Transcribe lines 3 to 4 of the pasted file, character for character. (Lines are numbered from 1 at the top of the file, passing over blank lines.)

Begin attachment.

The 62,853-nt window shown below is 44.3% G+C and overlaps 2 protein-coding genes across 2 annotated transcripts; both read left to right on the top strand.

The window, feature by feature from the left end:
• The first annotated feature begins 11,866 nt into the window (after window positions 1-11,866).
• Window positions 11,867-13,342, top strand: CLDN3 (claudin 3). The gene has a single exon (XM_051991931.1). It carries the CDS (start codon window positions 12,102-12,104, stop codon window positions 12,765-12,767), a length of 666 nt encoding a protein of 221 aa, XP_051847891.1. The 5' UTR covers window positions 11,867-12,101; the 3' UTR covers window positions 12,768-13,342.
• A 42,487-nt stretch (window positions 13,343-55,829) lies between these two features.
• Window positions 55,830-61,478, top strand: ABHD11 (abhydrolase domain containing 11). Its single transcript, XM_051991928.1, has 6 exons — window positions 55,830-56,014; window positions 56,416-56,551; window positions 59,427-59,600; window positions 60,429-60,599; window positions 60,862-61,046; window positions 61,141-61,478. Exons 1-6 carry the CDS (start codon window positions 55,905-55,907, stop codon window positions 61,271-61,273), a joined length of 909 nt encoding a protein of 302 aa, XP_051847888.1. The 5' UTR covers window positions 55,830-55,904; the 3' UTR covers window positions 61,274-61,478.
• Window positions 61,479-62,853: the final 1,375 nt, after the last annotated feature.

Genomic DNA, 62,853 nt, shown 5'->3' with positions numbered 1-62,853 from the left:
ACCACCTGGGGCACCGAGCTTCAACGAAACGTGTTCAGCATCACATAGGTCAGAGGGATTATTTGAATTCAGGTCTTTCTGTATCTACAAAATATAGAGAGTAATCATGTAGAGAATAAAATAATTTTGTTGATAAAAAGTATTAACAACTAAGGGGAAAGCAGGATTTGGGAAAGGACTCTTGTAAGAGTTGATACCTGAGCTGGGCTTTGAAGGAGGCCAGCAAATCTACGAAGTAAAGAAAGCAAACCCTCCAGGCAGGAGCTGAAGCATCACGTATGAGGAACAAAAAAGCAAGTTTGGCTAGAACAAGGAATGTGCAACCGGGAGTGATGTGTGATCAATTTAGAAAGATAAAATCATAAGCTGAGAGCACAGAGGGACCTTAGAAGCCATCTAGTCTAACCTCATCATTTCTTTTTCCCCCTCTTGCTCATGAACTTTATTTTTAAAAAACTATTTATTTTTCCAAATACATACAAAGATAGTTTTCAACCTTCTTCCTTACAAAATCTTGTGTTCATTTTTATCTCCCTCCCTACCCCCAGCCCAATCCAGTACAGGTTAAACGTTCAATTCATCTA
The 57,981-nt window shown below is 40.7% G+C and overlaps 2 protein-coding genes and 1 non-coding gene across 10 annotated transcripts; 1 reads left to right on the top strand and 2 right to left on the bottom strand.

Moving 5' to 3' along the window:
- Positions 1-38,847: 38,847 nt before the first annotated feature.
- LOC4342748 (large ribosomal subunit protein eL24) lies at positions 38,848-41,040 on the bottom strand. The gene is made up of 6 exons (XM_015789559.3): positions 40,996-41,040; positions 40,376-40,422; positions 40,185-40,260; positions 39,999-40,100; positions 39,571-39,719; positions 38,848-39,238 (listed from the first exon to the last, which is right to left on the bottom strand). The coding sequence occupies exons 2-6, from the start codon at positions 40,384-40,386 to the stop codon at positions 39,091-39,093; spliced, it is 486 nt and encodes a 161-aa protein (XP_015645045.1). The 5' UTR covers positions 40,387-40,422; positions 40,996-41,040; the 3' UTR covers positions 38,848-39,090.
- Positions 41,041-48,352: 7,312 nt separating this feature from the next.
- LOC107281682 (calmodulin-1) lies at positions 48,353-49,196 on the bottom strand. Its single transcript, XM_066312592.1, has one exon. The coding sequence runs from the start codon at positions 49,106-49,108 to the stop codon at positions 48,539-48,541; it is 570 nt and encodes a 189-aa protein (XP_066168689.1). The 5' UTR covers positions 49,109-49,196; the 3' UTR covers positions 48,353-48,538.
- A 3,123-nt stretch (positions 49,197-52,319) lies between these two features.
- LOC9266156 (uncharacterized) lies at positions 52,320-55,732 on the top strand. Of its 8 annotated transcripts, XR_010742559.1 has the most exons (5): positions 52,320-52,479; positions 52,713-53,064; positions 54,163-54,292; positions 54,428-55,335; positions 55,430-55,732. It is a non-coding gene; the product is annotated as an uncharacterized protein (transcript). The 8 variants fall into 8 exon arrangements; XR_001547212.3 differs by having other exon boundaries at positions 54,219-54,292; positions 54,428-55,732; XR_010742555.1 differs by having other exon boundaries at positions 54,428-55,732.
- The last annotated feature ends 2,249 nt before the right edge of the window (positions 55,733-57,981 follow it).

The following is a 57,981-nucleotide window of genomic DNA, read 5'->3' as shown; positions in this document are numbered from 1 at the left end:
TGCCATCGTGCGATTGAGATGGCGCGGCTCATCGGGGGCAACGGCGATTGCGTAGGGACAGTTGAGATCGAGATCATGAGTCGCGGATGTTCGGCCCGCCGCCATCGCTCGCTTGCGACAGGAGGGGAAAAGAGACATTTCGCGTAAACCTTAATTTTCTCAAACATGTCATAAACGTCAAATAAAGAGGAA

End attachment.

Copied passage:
• The first annotated feature begins 11,866 nt into the window (after window positions 1-11,866).
• Window positions 11,867-13,342, top strand: CLDN3 (claudin 3). The gene has a single exon (XM_051991931.1). It carries the CDS (start codon window positions 12,102-12,104, stop codon window positions 12,765-12,767), a length of 666 nt encoding a protein of 221 aa, XP_051847891.1. The 5' UTR covers window positions 11,867-12,101; the 3' UTR covers window positions 12,768-13,342.